The curse of expertise

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The curse of expertise is a psychological concept[1][2] where the intervention of experts may be counterproductive for learners acquiring new skills.

This is important because the predictions of experts can influence educational equity and training as well as the personal development of young people, not to mention the allocation of time and resources to scientific research and crucial design decisions.[3]


A curse (from the Latin cursos) in this case means a habit formed by practices that were once successful tactics that have become socially intuitive in reality are counterproductive norms.

Effective teachers must predict the issues and misconceptions that people will face when learning a complex new skill or understanding an unfamiliar concept. This should also encompass the teachers’ recognizing their own or each other's bias blind spots.


The difficulty experienced people may encounter is exemplified fictionally by Dr Watson in discourses with the insightful detective Sherlock Holmes.[4]


Steven Pinker a Canadian-born American cognitive scientist, psychologist, speaking at Harvard University tried to identify exactly what was wrong with so much academic English:[5]


Quality assurance (QA) is a way of circumventing the curse of experience by applying comprehensive quality management techniques.


Professionals by definition get paid for technically well defined work so that quality control procedures may be required which encompass the processes employed, the training of the expert and the ethos of the trade or profession of the expert. Some experts (lawyers, physicians, etc.) require a licence which may include a requirement to undertake ongoing professional development (i.e. obtain OPD credits issued by collegiate universities or professional associations – see also normative safety.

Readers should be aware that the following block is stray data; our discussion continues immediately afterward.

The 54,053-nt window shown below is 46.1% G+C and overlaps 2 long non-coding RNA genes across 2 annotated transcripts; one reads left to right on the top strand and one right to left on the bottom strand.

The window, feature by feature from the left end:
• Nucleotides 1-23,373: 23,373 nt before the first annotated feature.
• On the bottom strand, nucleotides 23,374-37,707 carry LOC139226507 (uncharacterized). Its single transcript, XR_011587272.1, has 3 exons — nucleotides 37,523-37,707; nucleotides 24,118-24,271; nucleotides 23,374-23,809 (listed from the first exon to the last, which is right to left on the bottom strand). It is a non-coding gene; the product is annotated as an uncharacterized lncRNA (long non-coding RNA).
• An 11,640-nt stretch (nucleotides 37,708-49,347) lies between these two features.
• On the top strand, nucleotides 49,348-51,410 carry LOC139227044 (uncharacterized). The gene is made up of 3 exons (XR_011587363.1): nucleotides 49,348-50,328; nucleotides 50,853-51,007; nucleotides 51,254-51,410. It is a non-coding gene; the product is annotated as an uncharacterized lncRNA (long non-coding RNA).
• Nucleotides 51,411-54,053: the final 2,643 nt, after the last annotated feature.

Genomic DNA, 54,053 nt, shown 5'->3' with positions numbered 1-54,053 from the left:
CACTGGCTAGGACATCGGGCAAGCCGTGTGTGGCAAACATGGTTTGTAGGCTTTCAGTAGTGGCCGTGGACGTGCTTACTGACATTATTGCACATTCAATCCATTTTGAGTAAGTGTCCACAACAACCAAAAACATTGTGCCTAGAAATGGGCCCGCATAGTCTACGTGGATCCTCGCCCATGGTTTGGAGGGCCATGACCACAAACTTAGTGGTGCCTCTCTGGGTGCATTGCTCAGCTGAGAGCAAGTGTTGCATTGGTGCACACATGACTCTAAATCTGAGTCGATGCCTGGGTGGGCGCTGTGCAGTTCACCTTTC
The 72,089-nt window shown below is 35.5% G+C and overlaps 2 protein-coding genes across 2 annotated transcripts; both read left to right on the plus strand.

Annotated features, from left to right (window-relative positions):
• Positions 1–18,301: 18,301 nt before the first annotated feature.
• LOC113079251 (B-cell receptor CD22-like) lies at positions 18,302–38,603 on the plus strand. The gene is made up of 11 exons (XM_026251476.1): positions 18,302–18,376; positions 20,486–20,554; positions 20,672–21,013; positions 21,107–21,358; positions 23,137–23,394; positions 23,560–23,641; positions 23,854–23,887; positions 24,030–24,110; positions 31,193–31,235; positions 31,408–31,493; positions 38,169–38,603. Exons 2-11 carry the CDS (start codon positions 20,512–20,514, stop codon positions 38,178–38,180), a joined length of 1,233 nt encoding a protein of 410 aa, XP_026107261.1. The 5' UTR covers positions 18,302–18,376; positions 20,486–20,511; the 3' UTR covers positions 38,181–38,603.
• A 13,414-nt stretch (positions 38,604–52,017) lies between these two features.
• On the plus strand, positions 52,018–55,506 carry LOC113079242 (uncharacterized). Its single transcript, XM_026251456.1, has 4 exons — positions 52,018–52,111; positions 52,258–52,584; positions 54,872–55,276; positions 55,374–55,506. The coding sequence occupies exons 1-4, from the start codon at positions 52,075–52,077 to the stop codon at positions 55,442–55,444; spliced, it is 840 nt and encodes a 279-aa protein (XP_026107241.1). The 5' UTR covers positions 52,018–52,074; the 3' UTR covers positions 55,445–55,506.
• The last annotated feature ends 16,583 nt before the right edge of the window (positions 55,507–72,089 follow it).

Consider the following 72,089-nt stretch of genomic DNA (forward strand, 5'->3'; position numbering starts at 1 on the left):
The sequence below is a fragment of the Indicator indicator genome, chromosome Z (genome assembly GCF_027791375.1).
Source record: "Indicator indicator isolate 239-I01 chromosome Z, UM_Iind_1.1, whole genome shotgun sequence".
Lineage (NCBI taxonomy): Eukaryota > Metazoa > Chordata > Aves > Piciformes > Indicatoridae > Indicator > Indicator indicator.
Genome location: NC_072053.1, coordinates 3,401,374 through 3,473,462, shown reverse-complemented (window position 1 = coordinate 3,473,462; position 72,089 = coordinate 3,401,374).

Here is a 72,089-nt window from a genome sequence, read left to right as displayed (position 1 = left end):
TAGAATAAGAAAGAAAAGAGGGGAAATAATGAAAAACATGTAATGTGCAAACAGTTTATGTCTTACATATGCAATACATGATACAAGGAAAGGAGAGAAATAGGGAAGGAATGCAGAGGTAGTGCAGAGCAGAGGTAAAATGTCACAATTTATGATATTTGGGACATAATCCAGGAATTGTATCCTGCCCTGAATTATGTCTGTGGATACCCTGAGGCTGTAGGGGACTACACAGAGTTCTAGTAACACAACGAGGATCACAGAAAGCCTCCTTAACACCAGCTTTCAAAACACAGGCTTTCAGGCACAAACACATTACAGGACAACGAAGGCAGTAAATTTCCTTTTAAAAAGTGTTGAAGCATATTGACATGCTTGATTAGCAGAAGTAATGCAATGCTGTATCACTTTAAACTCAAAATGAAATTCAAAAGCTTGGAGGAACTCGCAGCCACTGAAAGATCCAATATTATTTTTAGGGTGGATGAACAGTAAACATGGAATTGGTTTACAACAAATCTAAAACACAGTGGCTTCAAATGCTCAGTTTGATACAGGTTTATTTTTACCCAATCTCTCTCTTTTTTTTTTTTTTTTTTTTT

Academics are usually employed in research and development activities that are less well understood than those of professionals, and therefore submit themselves to peer review assessment by other appropriately qualified individuals. See also perceived safety.


Amateurs work for love of their craft and therefore the safety and reliability of an amateur intervention lacks any external reference and must therefore rely on the individual’s moral responsibility.

See also[edit]


  1. ^ Sian beilock (2011-09-09). Choke: What the Secrets of the Brain Reveal About Getting It Right When You Have To. Atria Publishing Group/Simon & Schuster. ISBN 978-1416596189.
  2. ^ The curse of Expertise
  3. ^ Pamela J. Hinds, Stanford University (1999). "The Curse of Expertise: The Effects of Expertise and Debiasing Methods on Predictions of Novice Performance". Journal of Experimental & applied Psychology,1999, Vol. 5, No. 2,205-221. Cite journal requires |journal= (help)
  4. ^ BBC Future:What Sherlock Holmes can teach us about the mind
  5. ^ Harvard Gazette, 2012-11-08 Exorcising the curse of knowledge